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Aging Gracefully in Pasadena

By Susan Kujawa
Posted: 10/23/2023
Tags: aging

The New York Times recently featured an article that asks “Can America Age Gracefully?” and states that “An aging America needs an honest conversation about growing old.” The article describes some of the challenges we will face as our society is transformed by demographic changes resulting from an aging America.

The Times article points out some interesting facts: For example, by 2034 (just 10 years from now) there will be more Americans past retirement age than there are children. This change will create challenges in everything from healthcare and housing to employment and transportation. The article also cites a particular challenge that is deeply personal for us older adults: “Among the most elemental questions are where and how will we spend the closing years of our lives?”

Often, people decide to move closer to their adult children as they age. While such a move makes sense for many reasons, it also results in a dramatic shift for all involved. Now that the pandemic has ended, Pasadena Village has seen a steady growth in membership over the past year, including people who have moved to the Pasadena area to be closer to their children.

Marv Dainoff is a widower who moved to Pasadena to be near his children and his young grandchildren. He knew about the Village Movement and had been a Villager in Wellesley, MA. So it was an easy decision for him to join Pasadena Village as soon as he got settled. Marv says, “I’m exploring all of the Village offerings.” Living in a busy household, away from his longtime friends and without the company of his wife (and colleague), Marv appreciates “the routines and companionship” that he finds at the Village.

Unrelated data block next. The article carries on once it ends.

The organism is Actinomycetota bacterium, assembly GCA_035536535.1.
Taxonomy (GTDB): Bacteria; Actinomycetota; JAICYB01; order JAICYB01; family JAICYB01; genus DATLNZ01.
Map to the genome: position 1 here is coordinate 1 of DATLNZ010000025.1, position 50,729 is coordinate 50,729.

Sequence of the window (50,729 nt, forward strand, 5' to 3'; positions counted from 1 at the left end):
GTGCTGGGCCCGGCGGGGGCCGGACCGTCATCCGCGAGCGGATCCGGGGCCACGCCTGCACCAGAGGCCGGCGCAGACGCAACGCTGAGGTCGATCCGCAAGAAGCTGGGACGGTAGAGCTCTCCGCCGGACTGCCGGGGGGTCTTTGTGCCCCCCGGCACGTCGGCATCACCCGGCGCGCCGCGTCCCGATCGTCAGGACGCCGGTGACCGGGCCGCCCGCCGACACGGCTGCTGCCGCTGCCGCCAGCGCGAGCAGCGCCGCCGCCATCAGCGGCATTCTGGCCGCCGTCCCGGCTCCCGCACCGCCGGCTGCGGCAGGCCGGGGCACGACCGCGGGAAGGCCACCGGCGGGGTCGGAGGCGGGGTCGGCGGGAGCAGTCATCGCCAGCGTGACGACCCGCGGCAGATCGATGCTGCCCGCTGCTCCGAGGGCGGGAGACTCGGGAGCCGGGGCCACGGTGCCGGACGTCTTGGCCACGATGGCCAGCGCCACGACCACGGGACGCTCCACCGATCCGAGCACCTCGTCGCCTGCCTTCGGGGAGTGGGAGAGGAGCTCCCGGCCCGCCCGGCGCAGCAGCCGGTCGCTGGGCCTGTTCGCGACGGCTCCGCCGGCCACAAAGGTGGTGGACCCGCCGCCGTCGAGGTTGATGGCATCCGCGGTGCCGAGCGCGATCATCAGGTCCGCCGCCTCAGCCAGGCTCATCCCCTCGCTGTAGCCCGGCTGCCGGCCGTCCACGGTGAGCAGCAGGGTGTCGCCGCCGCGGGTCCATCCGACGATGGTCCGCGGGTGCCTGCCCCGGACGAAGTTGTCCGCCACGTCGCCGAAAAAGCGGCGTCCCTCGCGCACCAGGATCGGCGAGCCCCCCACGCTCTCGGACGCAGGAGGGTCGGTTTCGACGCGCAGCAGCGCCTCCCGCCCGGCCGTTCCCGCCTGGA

Another Villager who joined recently, Jim Hendrick, moved across the country to live near his daughter. He is pleased that he lives in Pasadena, a “15-minute” city, where all of the crucial and basic connections are within a 15-minute drive. And yet Jim wondered what to do with his time. It was his daughter who found the answer when a Google search pointed to Pasadena Village. Now, Jim says that “the Village and my daughter are the anchors of my 15-minute radius.”

Pasadena Village endeavors to meet the basic need to belong, often disrupted by re-location and loss of loved ones. Older adults understand in a very personal way the research data that connects loneliness to aging. New member John Merriam describes his rationale for joining Pasadena Village as “I realize I have a shrinking social circle. I want to make more friendships, and I know I don’t have much time left.” John echoes the voice of many of us older adults, who feel a sense of urgency to make the most of our time.

The increase in the aging population is often called a “silver tsunami,” as if the needs of older people are overwhelming the needs of younger ones. But the Village Movement, including Pasadena Village, models a different view. When older adults remain an integral part of the larger community, they demonstrate resilience, compassion, creativity, and resourcefulness — attributes that contribute not only to their own health, but also to that of the community.

 

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